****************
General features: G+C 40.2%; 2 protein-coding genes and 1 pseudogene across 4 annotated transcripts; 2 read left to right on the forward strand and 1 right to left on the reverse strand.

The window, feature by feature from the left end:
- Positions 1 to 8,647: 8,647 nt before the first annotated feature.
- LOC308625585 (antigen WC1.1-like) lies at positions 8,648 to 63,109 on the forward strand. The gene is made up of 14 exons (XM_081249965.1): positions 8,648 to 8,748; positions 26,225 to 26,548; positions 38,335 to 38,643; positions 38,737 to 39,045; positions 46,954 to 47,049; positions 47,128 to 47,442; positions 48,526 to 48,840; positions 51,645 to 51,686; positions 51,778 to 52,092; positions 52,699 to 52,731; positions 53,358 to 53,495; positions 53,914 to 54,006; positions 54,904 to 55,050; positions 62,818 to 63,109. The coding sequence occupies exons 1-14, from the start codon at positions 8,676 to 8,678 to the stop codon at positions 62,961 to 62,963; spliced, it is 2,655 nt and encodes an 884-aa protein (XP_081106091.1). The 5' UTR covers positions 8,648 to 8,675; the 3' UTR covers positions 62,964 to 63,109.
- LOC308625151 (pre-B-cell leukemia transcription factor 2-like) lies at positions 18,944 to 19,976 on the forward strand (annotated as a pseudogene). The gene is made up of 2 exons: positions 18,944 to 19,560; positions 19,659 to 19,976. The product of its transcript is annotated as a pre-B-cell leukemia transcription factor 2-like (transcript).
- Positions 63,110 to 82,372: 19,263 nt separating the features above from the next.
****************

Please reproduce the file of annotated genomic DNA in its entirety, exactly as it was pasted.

General features: G+C 40.2%; 2 protein-coding genes and 1 pseudogene across 4 annotated transcripts; 2 read left to right on the forward strand and 1 right to left on the reverse strand.

The window, feature by feature from the left end:
- Positions 1 to 8,647: 8,647 nt before the first annotated feature.
- LOC308625585 (antigen WC1.1-like) lies at positions 8,648 to 63,109 on the forward strand. The gene is made up of 14 exons (XM_081249965.1): positions 8,648 to 8,748; positions 26,225 to 26,548; positions 38,335 to 38,643; positions 38,737 to 39,045; positions 46,954 to 47,049; positions 47,128 to 47,442; positions 48,526 to 48,840; positions 51,645 to 51,686; positions 51,778 to 52,092; positions 52,699 to 52,731; positions 53,358 to 53,495; positions 53,914 to 54,006; positions 54,904 to 55,050; positions 62,818 to 63,109. The coding sequence occupies exons 1-14, from the start codon at positions 8,676 to 8,678 to the stop codon at positions 62,961 to 62,963; spliced, it is 2,655 nt and encodes an 884-aa protein (XP_081106091.1). The 5' UTR covers positions 8,648 to 8,675; the 3' UTR covers positions 62,964 to 63,109.
- LOC308625151 (pre-B-cell leukemia transcription factor 2-like) lies at positions 18,944 to 19,976 on the forward strand (annotated as a pseudogene). The gene is made up of 2 exons: positions 18,944 to 19,560; positions 19,659 to 19,976. The product of its transcript is annotated as a pre-B-cell leukemia transcription factor 2-like (transcript).
- Positions 63,110 to 82,372: 19,263 nt separating the features above from the next.